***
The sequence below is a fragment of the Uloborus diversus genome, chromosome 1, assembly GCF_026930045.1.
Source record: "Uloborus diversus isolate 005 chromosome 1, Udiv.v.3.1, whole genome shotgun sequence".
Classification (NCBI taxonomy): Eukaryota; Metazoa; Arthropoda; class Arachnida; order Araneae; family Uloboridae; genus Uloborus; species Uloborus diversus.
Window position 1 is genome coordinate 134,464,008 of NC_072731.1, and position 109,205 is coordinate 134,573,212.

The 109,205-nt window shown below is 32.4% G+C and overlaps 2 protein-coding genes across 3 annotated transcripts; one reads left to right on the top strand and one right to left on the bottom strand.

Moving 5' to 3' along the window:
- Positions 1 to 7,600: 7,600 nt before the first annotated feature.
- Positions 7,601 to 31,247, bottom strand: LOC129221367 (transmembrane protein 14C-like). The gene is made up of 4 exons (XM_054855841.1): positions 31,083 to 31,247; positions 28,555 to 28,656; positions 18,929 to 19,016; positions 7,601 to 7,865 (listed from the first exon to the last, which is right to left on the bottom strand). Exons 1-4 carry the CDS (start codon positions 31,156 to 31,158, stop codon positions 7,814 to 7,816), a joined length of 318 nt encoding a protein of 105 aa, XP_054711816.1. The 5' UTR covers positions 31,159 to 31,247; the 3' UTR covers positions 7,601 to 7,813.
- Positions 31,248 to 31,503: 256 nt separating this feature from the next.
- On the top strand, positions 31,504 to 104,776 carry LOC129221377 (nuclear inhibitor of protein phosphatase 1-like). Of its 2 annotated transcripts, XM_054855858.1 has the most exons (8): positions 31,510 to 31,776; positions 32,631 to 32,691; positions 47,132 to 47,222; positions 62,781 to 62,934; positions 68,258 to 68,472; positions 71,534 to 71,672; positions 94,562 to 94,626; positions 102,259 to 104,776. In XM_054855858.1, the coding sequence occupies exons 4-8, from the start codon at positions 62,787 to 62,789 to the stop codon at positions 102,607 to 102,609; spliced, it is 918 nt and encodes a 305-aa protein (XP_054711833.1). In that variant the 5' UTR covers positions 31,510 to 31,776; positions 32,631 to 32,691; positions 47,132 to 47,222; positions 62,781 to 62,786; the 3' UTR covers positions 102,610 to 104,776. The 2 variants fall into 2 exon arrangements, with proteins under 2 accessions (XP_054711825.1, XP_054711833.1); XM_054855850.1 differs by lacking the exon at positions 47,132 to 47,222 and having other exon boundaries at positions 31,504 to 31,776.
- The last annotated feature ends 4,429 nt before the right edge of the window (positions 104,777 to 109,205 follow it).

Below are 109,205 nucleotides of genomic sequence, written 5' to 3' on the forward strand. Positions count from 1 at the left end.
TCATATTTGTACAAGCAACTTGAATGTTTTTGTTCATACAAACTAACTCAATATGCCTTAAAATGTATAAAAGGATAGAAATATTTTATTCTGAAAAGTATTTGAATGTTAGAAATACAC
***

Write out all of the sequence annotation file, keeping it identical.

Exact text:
The sequence below is a fragment of the Uloborus diversus genome, chromosome 1, assembly GCF_026930045.1.
Source record: "Uloborus diversus isolate 005 chromosome 1, Udiv.v.3.1, whole genome shotgun sequence".
Classification (NCBI taxonomy): Eukaryota; Metazoa; Arthropoda; class Arachnida; order Araneae; family Uloboridae; genus Uloborus; species Uloborus diversus.
Window position 1 is genome coordinate 134,464,008 of NC_072731.1, and position 109,205 is coordinate 134,573,212.

The 109,205-nt window shown below is 32.4% G+C and overlaps 2 protein-coding genes across 3 annotated transcripts; one reads left to right on the top strand and one right to left on the bottom strand.

Moving 5' to 3' along the window:
- Positions 1 to 7,600: 7,600 nt before the first annotated feature.
- Positions 7,601 to 31,247, bottom strand: LOC129221367 (transmembrane protein 14C-like). The gene is made up of 4 exons (XM_054855841.1): positions 31,083 to 31,247; positions 28,555 to 28,656; positions 18,929 to 19,016; positions 7,601 to 7,865 (listed from the first exon to the last, which is right to left on the bottom strand). Exons 1-4 carry the CDS (start codon positions 31,156 to 31,158, stop codon positions 7,814 to 7,816), a joined length of 318 nt encoding a protein of 105 aa, XP_054711816.1. The 5' UTR covers positions 31,159 to 31,247; the 3' UTR covers positions 7,601 to 7,813.
- Positions 31,248 to 31,503: 256 nt separating this feature from the next.
- On the top strand, positions 31,504 to 104,776 carry LOC129221377 (nuclear inhibitor of protein phosphatase 1-like). Of its 2 annotated transcripts, XM_054855858.1 has the most exons (8): positions 31,510 to 31,776; positions 32,631 to 32,691; positions 47,132 to 47,222; positions 62,781 to 62,934; positions 68,258 to 68,472; positions 71,534 to 71,672; positions 94,562 to 94,626; positions 102,259 to 104,776. In XM_054855858.1, the coding sequence occupies exons 4-8, from the start codon at positions 62,787 to 62,789 to the stop codon at positions 102,607 to 102,609; spliced, it is 918 nt and encodes a 305-aa protein (XP_054711833.1). In that variant the 5' UTR covers positions 31,510 to 31,776; positions 32,631 to 32,691; positions 47,132 to 47,222; positions 62,781 to 62,786; the 3' UTR covers positions 102,610 to 104,776. The 2 variants fall into 2 exon arrangements, with proteins under 2 accessions (XP_054711825.1, XP_054711833.1); XM_054855850.1 differs by lacking the exon at positions 47,132 to 47,222 and having other exon boundaries at positions 31,504 to 31,776.
- The last annotated feature ends 4,429 nt before the right edge of the window (positions 104,777 to 109,205 follow it).

Below are 109,205 nucleotides of genomic sequence, written 5' to 3' on the forward strand. Positions count from 1 at the left end.
TCATATTTGTACAAGCAACTTGAATGTTTTTGTTCATACAAACTAACTCAATATGCCTTAAAATGTATAAAAGGATAGAAATATTTTATTCTGAAAAGTATTTGAATGTTAGAAATACAC